And that’s exactly the point of Sellers expressing their thoughts about things like this. Walking with their dollars would obviously be best, but again, when you’re trapped, you’re trapped…so plenty of Sellers who appear outwardly content, compliant, and successful, turn to outside oversight organizations to raise flags and provide receipts.

It’s a tale as old as time. Overconfidence in your ability to get away with mistreating and disadvantaging others for your own benefit has consequences. :thinking: How many times has Rome fallen? No matter how many roads and aqueducts the Roman slaves built for conquered peoples, or how many gladiator battles or histories or theatrics entertained the subjugated, corruption and competition take down The Big Ones every time.

Jassy is the CEO because he said yes as Bezos was running out the door, clutching his billions. :eyes:

Titles (or degrees, or experience, or salary) do not equal smarts.


But does the sheet says you must sell it on the Amazon sales channel, or it won’t sell? :thinking:

Successful retail businesses do not make their success dependent on outside parties.


And the stock price has never been higher (not today but yesterday), so why in the world would they ever change what they do to us.

Right on. When you sell on marketplaces, everything - and I mean EVERYTHING, is completely out of your control or influence.

It’s a horrible way to do business but Amazon has its advantages for sellers who are willing to put in the time and put up with the BS.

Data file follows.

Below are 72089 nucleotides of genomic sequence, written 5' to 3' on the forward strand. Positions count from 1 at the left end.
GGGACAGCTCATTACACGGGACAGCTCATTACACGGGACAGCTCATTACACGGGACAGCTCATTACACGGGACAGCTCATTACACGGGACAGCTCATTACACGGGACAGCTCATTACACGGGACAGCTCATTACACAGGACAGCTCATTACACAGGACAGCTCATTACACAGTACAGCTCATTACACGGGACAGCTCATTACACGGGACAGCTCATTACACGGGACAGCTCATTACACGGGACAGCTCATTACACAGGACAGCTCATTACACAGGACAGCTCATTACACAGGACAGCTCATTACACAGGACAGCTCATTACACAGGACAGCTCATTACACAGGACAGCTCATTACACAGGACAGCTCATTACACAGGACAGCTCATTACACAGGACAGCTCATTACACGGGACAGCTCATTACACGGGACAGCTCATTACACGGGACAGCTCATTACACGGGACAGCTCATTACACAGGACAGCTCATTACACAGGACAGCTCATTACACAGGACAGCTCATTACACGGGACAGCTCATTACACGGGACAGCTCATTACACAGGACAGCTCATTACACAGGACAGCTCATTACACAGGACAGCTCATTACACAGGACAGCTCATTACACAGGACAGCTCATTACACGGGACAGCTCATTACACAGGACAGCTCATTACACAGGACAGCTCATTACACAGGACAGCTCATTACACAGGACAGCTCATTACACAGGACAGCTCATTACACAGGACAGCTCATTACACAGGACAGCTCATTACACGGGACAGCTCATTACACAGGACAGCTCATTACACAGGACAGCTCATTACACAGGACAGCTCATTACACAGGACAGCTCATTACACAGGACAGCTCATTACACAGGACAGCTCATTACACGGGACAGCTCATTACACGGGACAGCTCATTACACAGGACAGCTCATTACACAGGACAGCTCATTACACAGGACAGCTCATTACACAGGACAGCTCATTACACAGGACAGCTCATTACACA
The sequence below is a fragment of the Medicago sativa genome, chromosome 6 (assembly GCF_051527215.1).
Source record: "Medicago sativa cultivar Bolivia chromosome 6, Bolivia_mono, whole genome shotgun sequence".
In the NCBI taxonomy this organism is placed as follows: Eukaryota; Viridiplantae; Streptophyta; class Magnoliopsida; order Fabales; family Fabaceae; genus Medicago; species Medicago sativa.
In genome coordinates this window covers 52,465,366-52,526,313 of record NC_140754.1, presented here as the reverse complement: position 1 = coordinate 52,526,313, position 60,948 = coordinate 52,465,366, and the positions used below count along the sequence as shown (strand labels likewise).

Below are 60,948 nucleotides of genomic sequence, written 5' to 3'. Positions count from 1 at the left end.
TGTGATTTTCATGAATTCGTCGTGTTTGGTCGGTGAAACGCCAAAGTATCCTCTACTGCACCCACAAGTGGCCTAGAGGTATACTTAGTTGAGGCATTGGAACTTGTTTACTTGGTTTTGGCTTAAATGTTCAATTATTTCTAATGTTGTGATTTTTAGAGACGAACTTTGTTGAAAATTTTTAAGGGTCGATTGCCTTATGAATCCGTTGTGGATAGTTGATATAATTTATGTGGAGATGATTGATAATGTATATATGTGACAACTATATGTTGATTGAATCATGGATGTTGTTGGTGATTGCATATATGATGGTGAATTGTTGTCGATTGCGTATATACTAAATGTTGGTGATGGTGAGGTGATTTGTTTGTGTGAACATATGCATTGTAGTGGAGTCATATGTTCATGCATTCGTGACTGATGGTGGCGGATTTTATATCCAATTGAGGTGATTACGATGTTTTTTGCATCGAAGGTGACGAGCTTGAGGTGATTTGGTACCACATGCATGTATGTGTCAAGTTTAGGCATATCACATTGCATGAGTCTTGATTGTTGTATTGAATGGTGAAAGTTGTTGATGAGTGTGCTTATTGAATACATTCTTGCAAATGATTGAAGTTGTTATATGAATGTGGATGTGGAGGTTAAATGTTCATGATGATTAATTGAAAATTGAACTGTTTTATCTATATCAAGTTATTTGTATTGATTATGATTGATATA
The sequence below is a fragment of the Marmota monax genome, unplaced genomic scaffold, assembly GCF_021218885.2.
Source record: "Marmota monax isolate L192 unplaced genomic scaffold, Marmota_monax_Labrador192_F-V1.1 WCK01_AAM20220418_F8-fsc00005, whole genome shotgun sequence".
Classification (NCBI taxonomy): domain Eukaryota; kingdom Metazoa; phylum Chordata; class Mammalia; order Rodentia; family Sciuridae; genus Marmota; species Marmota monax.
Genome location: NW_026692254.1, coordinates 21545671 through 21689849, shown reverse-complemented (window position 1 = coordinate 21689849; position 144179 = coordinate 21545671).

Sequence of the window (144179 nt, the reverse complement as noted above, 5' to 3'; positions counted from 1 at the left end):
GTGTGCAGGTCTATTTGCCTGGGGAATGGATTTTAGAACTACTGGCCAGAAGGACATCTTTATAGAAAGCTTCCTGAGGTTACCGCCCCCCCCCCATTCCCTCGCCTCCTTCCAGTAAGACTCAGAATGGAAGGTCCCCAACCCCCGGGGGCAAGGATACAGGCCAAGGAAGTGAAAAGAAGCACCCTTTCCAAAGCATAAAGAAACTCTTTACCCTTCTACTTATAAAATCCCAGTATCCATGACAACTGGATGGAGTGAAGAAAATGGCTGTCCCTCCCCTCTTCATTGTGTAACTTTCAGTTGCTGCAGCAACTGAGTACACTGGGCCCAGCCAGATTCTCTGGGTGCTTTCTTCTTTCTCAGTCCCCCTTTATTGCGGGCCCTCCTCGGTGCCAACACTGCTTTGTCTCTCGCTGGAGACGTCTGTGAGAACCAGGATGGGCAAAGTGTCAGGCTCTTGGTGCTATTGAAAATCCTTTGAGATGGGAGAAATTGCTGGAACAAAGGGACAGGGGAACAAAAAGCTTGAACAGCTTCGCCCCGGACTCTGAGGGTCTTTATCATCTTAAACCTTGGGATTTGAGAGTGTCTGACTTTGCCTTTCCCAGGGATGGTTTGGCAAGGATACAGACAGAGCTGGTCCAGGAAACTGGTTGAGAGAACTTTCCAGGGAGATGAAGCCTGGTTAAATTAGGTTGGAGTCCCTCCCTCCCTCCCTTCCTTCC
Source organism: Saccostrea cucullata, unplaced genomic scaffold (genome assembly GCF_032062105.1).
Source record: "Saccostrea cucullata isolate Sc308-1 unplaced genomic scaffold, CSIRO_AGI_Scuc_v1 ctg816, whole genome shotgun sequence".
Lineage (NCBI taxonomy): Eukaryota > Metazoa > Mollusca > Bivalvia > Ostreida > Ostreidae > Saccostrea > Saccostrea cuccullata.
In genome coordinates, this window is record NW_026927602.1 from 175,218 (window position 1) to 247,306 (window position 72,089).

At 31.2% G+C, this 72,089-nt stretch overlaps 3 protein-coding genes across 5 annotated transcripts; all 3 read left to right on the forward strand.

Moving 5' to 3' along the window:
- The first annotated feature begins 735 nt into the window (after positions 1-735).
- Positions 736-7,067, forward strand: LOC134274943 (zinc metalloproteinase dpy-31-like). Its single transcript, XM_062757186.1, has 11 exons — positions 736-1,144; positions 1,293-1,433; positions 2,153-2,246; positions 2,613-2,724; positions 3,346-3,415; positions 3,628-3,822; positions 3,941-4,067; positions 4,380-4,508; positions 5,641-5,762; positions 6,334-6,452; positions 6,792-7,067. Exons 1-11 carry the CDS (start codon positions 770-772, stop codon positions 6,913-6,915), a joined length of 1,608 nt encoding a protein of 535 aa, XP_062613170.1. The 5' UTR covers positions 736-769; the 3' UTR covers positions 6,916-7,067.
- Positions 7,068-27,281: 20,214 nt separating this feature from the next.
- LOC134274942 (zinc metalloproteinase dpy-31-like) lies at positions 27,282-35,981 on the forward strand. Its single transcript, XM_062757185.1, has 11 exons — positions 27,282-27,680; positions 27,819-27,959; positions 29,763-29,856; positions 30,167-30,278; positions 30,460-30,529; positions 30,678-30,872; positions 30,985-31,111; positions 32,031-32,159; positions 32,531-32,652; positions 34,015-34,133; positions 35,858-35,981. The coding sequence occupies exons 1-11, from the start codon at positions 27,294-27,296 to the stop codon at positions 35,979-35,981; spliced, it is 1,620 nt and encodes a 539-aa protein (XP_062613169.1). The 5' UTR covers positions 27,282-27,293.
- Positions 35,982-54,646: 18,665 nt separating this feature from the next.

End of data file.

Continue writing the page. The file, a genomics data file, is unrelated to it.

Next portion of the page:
It’s best to have a good combination of both (Retail / Ecomm), they compliment each other. Trying over here… Things are looking positive for us with our expansion this year outside of AMZ / WMT .coms.


For a lot of sellers, the numbers for selling on Amazon are a lot more favorable than through other means. Driving traffic to your own site is a huge investment, and if you’re not that well known, retail stores won’t open the door for you.

I do think that Amazon will decline someday, but not because of mistreating sellers. They’re having some pretty major issues with how they’re handling buyer customer service right now and THAT is a real problem. The big sellers are mostly fine, and the small whiny sellers can be replaced fairly easily. I don’t see companies like Pattern and AnkerDirect complaining about anything. It’s like this in all businesses. The big powerful company dictates the rules, and the small businesses have to adapt their business around the other’s.

1 Like



Not always true. PXs on military bases are successful even though their success is dependent an outside party - the DOD.

So are Duty-Free Shops at airports.

There are contractors who run cafeterias for large corporations to serve their employees.

For many years Nine West and before them J Baker ran shoe departments for major department stores. A close analog to the Amazon/Amazon seller relationship.